WorkKeys, the ACT-built workforce readiness test, has been around in various formats for nearly a quarter-century.
But every few months, it seems, someone else discovers the exam — and treats it a bit like something new.
That’s in no small part because ACT appears to be quite content with the very slow and steady growth of the test, and the credential it produces — the National Career Readiness Certificate, also known as a CRC. It hasn’t over-boasted and hasn’t over-promised. It’s just provided a solid certification process, and even improved upon it year after year for decades.
WorkKeys was, in many ways, an idea ahead of its time. And like many other ideas about how to best measure proficiency — from high school diplomas to SATs — it’s now become less of a value-added proposition and far more of a standard. More than 3 million certificates have been issued across the nation, and that number is weighted heavily toward younger workers, who are increasingly likely to have been introduced to the test in high school.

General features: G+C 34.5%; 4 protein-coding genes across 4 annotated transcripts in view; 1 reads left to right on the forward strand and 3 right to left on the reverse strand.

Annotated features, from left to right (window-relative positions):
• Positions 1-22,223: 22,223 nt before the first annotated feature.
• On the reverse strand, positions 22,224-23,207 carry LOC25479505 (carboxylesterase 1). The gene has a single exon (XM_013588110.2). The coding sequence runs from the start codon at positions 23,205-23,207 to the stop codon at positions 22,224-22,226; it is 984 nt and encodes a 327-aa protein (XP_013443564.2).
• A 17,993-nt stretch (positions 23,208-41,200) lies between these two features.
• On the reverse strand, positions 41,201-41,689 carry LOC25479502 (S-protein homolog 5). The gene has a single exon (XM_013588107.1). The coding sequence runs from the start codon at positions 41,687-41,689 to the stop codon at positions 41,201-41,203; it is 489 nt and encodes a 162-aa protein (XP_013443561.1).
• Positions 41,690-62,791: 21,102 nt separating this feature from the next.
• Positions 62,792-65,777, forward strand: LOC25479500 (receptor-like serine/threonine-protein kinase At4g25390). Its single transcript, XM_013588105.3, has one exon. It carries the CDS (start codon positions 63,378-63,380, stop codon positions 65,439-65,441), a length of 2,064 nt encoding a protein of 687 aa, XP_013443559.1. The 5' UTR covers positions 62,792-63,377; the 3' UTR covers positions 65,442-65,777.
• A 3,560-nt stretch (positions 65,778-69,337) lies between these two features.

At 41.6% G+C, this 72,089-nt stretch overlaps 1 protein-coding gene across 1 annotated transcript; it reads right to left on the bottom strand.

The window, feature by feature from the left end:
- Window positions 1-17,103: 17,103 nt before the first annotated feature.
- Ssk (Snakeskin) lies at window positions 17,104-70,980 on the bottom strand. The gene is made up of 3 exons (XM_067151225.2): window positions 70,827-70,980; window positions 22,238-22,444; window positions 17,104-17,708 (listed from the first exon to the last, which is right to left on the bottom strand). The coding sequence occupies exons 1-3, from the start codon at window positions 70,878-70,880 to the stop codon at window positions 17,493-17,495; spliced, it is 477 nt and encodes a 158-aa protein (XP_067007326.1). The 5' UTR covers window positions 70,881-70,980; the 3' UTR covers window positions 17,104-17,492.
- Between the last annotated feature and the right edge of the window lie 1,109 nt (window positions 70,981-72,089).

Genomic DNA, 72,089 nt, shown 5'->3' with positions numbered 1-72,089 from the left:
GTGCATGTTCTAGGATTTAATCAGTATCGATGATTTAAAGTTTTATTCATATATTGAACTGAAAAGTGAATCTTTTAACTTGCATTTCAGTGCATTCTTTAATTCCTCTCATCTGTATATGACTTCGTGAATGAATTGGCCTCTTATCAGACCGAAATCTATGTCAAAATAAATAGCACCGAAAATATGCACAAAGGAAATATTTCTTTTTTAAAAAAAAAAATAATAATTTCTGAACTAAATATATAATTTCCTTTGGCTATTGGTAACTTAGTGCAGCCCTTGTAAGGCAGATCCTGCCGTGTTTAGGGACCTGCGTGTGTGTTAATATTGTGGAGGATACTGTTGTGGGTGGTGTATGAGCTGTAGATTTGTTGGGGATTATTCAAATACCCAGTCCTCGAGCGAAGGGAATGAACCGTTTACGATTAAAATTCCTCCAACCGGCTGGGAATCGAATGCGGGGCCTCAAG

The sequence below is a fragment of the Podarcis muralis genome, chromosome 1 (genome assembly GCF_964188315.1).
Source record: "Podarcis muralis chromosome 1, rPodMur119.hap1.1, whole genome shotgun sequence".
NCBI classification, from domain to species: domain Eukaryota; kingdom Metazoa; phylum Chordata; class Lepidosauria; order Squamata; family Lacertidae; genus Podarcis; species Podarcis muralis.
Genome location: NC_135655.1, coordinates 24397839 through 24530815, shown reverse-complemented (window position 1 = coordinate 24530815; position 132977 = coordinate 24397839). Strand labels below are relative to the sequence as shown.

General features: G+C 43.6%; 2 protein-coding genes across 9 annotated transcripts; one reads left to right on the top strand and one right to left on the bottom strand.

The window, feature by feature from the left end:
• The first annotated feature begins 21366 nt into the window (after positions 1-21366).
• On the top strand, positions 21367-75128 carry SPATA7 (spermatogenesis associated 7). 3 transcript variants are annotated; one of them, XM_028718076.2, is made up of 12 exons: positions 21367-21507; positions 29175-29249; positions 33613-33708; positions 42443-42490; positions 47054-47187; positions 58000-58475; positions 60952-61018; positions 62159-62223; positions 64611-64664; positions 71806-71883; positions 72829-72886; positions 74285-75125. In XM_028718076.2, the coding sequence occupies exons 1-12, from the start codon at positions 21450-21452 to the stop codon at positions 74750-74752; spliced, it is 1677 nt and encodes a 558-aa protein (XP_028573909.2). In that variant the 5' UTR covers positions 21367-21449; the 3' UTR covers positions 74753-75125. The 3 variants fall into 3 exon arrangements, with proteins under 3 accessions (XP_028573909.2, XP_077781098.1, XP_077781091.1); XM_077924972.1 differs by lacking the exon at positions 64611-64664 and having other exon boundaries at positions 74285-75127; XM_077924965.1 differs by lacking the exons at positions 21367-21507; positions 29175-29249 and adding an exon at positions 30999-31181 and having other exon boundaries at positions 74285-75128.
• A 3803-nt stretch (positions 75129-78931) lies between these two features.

That doesn’t mean that WorkKeys is not longer valuable — it most certainly is — but it’s also not the differentiator it once was. A person who might have stood out for their possession of a Gold-level CRC several years ago might only be one of several people with that certification on his or her résumé today.
But WorkKeys has set the stage for a professional world that increasingly sees certifications as just as important — if not in some cases more important — as education itself. And just as someone with multiple degrees might have looked appealing to an employer in the past, a person with multiple certifications will look more appealing today.